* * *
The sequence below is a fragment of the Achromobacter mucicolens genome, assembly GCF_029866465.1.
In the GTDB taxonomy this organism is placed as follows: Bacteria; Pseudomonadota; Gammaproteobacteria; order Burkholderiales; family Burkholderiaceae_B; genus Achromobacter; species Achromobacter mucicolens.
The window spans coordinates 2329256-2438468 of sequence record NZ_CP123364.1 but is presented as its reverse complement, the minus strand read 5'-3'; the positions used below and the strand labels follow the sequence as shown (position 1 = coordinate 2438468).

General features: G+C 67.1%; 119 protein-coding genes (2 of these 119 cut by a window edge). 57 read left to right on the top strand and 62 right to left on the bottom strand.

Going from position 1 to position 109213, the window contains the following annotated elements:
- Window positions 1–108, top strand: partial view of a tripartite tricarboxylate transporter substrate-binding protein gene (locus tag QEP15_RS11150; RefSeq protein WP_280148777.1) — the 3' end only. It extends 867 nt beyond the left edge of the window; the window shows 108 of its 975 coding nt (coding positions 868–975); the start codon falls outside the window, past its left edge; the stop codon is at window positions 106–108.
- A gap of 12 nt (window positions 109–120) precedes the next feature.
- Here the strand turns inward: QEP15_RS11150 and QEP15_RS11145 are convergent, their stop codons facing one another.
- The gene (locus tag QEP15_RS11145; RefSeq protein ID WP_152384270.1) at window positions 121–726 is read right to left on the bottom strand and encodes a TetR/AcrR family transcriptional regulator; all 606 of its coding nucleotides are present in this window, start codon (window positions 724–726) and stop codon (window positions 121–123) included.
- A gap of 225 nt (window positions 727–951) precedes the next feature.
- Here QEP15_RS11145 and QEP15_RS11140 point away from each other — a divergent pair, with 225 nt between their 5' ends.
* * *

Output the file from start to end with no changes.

The sequence below is a fragment of the Achromobacter mucicolens genome, assembly GCF_029866465.1.
In the GTDB taxonomy this organism is placed as follows: Bacteria; Pseudomonadota; Gammaproteobacteria; order Burkholderiales; family Burkholderiaceae_B; genus Achromobacter; species Achromobacter mucicolens.
The window spans coordinates 2329256-2438468 of sequence record NZ_CP123364.1 but is presented as its reverse complement, the minus strand read 5'-3'; the positions used below and the strand labels follow the sequence as shown (position 1 = coordinate 2438468).

General features: G+C 67.1%; 119 protein-coding genes (2 of these 119 cut by a window edge). 57 read left to right on the top strand and 62 right to left on the bottom strand.

Going from position 1 to position 109213, the window contains the following annotated elements:
- Window positions 1–108, top strand: partial view of a tripartite tricarboxylate transporter substrate-binding protein gene (locus tag QEP15_RS11150; RefSeq protein WP_280148777.1) — the 3' end only. It extends 867 nt beyond the left edge of the window; the window shows 108 of its 975 coding nt (coding positions 868–975); the start codon falls outside the window, past its left edge; the stop codon is at window positions 106–108.
- A gap of 12 nt (window positions 109–120) precedes the next feature.
- Here the strand turns inward: QEP15_RS11150 and QEP15_RS11145 are convergent, their stop codons facing one another.
- The gene (locus tag QEP15_RS11145; RefSeq protein ID WP_152384270.1) at window positions 121–726 is read right to left on the bottom strand and encodes a TetR/AcrR family transcriptional regulator; all 606 of its coding nucleotides are present in this window, start codon (window positions 724–726) and stop codon (window positions 121–123) included.
- A gap of 225 nt (window positions 727–951) precedes the next feature.
- Here QEP15_RS11145 and QEP15_RS11140 point away from each other — a divergent pair, with 225 nt between their 5' ends.